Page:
Protection against indirect copyright infringement

Protection against indirect copyright infringement

July 18, 2012

There are different justifications for copyright protection, and they are usually divided into two groups: the protection of the author's natural right to the fruits of his labor, and economic-utilitarian justifications: without protection there would be no incentive for creation and investment. The law currently protects not only from direct copyright infringement - for example, the creation of a copy of a work that infringes the right - but also from their indirect infringement - secondary sale of the infringing copy. An issue recently discussed in the Supreme Court teaches us how the court interprets the protections in the event of an indirect / secondary copyright infringement.
Section 48 of the Copyright Law, 5768-2007 creates the protection against indirect copyright infringement and stipulates that copyright infringement also exists in the event that a sale or lease was made, possession for a business purpose; Commercial-scale distribution; Showing to the public in a commercial way; Or importation into Israel not for personal use; Of an infringing copy of a work. The law does not necessarily require actual knowledge that the copy is infringing, but is satisfied that the perpetrator had to know this.
Recently, the Supreme Court discussed the issue of Sheffer v. Tarbut La'am regarding the scope of protection in the case of an indirect violation and clarified that the violation is also committed in a case where the third party was in a situation of "closing eyes" - ie did not bother to check whether copyright is protected. In that case, there was talk of a publishing agreement for the Even-Shoshan dictionary, which was canceled due to a breach of the agreement. Despite its cancellation, the publisher continued to print dictionaries and distribute them. The rights holders in the dictionaries sent an alert to the distributor and after the distributor continued to distribute the dictionaries, they filed a lawsuit against him. The court divided the events into two groups: 1. Distribution of dictionaries sold before receiving the notice of the violation - regarding this category it was determined that there was no knowledge of the violation itself and no such knowledge was required and therefore no violation takes place; Compared to 2. Dictionaries sold after receiving the notice that the dictionaries are works that infringe their copyright - in this case the basis of the knowledge existed and it is a secondary infringement of copyright.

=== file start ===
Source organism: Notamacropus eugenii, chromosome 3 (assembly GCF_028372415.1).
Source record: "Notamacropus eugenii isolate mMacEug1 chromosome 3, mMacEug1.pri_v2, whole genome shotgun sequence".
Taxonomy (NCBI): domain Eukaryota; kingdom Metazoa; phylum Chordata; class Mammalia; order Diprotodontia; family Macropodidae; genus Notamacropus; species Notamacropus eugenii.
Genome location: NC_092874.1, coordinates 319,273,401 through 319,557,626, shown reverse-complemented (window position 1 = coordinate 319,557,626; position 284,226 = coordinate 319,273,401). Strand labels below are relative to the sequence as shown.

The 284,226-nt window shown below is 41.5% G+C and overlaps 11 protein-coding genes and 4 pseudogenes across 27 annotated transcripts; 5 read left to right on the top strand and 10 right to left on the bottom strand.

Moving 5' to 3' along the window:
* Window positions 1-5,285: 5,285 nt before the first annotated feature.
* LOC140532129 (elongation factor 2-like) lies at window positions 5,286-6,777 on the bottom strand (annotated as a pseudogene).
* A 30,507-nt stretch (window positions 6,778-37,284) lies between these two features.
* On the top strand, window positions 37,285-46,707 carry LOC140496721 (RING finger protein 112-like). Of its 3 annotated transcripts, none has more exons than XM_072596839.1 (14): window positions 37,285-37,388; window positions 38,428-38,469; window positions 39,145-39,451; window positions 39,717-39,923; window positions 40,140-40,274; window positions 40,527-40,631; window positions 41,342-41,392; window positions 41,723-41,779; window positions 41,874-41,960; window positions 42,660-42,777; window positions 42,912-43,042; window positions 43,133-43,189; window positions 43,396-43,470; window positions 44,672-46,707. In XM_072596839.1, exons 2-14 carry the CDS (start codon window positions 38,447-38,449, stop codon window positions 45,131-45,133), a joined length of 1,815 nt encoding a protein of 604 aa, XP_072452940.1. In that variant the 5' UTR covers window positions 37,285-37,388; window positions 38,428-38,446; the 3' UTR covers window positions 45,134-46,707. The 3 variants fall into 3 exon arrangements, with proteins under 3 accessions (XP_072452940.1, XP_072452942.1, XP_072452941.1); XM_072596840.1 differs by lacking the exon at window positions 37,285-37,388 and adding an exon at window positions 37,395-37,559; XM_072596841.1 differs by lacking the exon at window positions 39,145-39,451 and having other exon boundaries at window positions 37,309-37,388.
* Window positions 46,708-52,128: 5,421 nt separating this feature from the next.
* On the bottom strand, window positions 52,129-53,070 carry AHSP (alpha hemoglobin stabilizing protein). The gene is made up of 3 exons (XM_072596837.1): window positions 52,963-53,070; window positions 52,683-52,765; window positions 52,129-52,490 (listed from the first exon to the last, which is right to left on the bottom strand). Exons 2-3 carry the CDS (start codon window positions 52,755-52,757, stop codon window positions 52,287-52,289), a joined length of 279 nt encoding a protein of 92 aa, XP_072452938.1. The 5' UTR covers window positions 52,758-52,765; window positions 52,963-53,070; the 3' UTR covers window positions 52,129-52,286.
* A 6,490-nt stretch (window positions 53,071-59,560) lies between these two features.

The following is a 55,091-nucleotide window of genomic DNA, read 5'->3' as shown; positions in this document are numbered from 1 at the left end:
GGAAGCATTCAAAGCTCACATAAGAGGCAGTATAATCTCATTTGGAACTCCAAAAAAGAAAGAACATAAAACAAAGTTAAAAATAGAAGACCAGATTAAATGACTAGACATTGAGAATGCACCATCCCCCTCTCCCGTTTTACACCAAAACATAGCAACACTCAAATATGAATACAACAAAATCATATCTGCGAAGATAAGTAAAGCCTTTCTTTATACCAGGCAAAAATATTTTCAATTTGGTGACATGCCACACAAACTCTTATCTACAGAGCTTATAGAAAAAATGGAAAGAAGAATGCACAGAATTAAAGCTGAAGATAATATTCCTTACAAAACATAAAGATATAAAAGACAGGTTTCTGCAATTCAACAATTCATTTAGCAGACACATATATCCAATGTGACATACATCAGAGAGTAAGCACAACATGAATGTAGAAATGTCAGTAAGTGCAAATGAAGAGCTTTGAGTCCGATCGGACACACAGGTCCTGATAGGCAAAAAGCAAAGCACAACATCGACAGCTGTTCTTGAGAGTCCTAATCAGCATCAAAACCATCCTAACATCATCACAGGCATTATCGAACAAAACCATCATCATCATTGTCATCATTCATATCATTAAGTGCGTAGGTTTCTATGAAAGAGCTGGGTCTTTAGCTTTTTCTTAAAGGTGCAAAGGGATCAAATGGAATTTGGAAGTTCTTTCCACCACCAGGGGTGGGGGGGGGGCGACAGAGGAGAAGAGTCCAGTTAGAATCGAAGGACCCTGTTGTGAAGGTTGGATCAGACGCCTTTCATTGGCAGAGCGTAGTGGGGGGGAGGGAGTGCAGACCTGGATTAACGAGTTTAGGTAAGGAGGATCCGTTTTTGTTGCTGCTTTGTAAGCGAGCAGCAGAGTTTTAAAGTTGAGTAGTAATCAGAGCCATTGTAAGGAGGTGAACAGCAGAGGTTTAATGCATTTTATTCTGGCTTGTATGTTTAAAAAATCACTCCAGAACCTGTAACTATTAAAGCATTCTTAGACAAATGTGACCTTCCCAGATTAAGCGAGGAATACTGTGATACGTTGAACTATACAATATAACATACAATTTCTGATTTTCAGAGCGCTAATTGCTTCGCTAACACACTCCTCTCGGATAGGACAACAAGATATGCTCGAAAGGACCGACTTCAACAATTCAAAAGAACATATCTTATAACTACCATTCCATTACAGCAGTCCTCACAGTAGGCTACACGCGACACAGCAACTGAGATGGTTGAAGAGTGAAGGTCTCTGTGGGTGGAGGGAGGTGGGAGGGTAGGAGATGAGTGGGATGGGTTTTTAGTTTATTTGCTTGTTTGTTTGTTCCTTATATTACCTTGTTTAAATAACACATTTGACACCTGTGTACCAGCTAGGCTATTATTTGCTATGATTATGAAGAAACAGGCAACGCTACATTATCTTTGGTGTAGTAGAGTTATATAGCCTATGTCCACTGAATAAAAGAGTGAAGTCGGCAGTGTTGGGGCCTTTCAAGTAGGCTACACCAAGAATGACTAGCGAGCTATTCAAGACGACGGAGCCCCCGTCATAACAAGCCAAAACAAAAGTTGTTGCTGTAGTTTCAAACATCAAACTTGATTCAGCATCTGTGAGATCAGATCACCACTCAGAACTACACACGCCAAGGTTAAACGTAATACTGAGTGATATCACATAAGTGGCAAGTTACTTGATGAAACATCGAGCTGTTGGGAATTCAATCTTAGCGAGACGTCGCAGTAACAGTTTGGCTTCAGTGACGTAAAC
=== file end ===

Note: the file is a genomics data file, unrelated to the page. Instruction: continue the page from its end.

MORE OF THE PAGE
The court distinguished between an "end user" who uses a infringing work he has purchased under market conditions, and who deserves protection from claims by the right holder, and a commercial entity who makes "commercial use", including copying, advertising, public performance, sale, marketing and distribution For commercial purposes, knowing that (or when he is supposed to know) that it is a infringing work - the commercial entity will not enjoy immunity from lawsuits.
The ruling clarifies the importance of proper treatment in the event of copyright infringement and emphasizes the need for proper legal intervention by an intellectual property expert to prevent third party protections and prevent secondary distribution of copyright infringing products.